Bush, Congress prepare for battle

WASHINGTON – President Bush set Wednesday night for the unveiling of his new Iraq war plan, an announcement certain to touch off a bruising battle with Congress over his expected proposal to dispatch more U.S. troops to Iraq.

Democrats on Monday reiterated their pledge not to cut off money to ground troops, but they were considering a range of other ideas to counter the Bush plan, including cutting off funding for private contractors profiting from reconstruction efforts.

They also may vote on resolutions recommending that Bush demand measurable progress from the Iraqis or begin redeploying U.S. troops. Such resolutions failed in the previous Congress, but Democrats now have two factors working in their favor: majorities in the House of Representatives and Senate, and more Republicans than a year ago who might be willing to support a phased withdrawal.

At the White House, Bush and his advisers worked on a draft of Wednesday’s speech and braced for a fight with Congress. The prime-time speech, expected to last about 25 minutes, will kick off an intensive White House effort intended to shore up support for the war. Recent polls have shown that 72 percent of Americans disapprove of the way Bush has handled Iraq.

Bush’s package is expected to include an increase of perhaps 20,000 U.S. troops, a request for funding for a jobs-creation program, renewed diplomatic efforts to get more help from Iraq’s Arab neighbors, and increased pressure on the Iraqi government to ease sectarian tensions.

Opponents of committing additional U.S. troops argue that such an escalation wouldn’t be enough to pacify Iraq’s capital city, let alone the whole country. Iraq’s Shiite Muslim-dominated government has shown no interest in cracking down on Shiite militias, Iraq’s Sunni neighbors have little interest in helping Iraqi Shiites, and economic aid would be wasted without better security, they argue.

Bush met with key Senate and House Republicans on Monday in what seemed to be an effort to shore up support within his party. But while most Republicans interviewed after the session said they generally supported the idea of more troops, some said they no longer were willing to support an open-ended commitment.

Senate Minority Whip Trent Lott, R-Miss., the No. 2 Republican in the Senate, said he wanted to see “a multifaceted plan of which the surge can be a part, but I’m not going to endorse just that alone.”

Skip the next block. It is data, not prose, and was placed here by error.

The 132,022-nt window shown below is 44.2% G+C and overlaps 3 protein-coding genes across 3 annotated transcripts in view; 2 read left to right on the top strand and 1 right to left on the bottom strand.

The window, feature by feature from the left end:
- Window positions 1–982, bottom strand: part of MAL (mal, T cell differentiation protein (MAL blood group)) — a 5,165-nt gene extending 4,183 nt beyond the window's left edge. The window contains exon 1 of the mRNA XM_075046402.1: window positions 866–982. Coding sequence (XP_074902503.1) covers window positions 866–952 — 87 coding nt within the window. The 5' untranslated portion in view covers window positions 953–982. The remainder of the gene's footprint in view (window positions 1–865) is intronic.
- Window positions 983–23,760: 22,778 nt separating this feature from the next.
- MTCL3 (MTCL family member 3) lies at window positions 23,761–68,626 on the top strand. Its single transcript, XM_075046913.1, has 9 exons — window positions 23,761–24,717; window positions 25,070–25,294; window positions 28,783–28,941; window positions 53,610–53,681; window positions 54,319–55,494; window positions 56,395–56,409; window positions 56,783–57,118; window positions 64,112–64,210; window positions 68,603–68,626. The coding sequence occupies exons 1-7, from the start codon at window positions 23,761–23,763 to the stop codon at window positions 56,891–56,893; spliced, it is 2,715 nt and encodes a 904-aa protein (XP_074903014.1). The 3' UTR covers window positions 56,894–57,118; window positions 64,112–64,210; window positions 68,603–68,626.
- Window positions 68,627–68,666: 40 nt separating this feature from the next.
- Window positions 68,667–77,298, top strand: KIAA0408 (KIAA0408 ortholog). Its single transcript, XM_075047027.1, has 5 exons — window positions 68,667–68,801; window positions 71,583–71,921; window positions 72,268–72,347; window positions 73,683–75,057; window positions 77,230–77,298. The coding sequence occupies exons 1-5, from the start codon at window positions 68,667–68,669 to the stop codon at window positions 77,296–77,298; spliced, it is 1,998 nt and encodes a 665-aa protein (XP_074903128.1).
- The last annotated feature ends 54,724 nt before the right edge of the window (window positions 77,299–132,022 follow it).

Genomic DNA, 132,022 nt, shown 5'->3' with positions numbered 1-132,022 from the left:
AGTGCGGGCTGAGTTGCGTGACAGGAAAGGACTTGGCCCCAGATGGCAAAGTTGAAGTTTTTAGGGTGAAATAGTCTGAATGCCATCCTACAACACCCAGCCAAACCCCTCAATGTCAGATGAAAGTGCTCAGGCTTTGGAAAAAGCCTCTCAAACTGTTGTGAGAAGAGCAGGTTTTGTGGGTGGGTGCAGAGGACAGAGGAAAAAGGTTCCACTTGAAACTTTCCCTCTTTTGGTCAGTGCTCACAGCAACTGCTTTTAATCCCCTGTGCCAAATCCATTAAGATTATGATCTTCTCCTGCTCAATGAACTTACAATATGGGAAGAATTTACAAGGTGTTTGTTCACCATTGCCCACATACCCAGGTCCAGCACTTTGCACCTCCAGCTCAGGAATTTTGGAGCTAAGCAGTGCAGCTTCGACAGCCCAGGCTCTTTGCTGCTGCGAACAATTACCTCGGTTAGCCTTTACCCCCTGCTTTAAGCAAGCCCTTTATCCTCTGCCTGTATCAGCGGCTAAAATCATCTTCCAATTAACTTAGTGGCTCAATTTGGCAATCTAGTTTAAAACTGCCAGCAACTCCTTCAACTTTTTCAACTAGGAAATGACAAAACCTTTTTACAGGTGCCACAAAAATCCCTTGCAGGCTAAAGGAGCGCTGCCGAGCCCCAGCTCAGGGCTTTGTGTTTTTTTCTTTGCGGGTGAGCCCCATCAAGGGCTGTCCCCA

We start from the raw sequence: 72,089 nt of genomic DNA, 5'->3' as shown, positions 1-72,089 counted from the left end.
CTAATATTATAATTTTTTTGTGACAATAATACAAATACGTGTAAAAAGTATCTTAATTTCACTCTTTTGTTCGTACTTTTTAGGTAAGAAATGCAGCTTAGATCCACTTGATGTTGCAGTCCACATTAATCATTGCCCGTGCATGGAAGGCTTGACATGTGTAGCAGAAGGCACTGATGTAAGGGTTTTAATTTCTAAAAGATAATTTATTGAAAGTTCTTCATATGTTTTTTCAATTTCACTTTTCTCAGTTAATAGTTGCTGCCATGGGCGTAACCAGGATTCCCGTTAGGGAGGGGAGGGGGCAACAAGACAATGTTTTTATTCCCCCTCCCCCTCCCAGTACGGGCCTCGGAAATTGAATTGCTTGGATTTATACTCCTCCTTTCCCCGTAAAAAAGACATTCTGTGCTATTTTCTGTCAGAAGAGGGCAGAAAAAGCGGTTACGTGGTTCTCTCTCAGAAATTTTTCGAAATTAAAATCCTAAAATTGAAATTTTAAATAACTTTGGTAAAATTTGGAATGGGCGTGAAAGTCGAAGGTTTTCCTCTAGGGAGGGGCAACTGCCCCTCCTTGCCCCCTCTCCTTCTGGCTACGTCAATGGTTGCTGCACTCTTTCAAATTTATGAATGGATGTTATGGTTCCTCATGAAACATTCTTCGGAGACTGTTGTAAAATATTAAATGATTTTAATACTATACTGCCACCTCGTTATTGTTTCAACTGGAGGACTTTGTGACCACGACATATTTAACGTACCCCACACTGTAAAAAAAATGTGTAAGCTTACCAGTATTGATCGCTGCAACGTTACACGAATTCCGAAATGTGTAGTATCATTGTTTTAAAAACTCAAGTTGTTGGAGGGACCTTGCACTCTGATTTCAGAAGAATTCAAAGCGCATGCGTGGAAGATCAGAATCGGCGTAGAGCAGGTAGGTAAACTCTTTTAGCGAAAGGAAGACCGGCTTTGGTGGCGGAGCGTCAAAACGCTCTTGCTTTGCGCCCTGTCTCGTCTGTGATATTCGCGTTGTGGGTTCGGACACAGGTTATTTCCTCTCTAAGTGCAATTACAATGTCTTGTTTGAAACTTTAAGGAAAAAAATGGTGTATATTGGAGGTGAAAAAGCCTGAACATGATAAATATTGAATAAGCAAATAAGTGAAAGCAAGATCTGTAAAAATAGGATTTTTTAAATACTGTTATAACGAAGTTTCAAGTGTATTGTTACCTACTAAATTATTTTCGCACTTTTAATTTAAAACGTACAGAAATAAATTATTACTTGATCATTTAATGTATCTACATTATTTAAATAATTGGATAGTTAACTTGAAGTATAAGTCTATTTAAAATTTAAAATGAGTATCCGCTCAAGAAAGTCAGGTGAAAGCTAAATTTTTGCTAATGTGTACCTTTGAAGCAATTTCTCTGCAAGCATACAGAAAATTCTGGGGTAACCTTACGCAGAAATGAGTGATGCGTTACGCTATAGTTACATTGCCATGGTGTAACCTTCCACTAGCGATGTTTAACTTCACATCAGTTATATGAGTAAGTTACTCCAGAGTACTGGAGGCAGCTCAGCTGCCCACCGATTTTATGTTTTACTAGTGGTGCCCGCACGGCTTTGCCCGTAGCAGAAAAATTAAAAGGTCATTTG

“I want to see the whole package, including ways to get the Iraqis to produce more results from their training, to get the militias under control,” Lott said. “We should make it clear to the Iraqi government that they have to do more, and that we’re not going to stay and provide them cover indefinitely.”

Sen. Christopher “Kit” Bond, R-Mo., vice chairman of the Senate Intelligence Committee, said Bush didn’t lay out a time frame or specify how many troops would be involved. But his account and that of Sen. John Cornyn, R-Texas, indicated that Bush intends to stress that Iraqis, not American forces, will take the lead in establishing security.

“The most important thing I heard him say was it represents a recommitment of Iraqi troops to take the lead and hold areas once they’ve been cleared,” said Cornyn, a member of the Senate Armed Services Committee.

On Friday, House Speaker Nancy Pelosi, D-Calif., and Senate Majority Leader Harry Reid, D-Nev., left little doubt that Congress would take steps to block the plan if Bush insisted on adding troops in Iraq. But Senate Minority Leader Mitch McConnell, R-Ky., said Monday that the only thing Democrats can realistically do “is to cut off money for the troops,” a move he termed “highly unlikely.”

Reid, however, said cutting funding to troops isn’t the only option. “There are 100,000 contractors in Iraq. I have no qualms about cutting the money that Halliburton has made from the American taxpayer, and other such contractors,” he said, referring to the company that was formerly headed by Vice President Dick Cheney.

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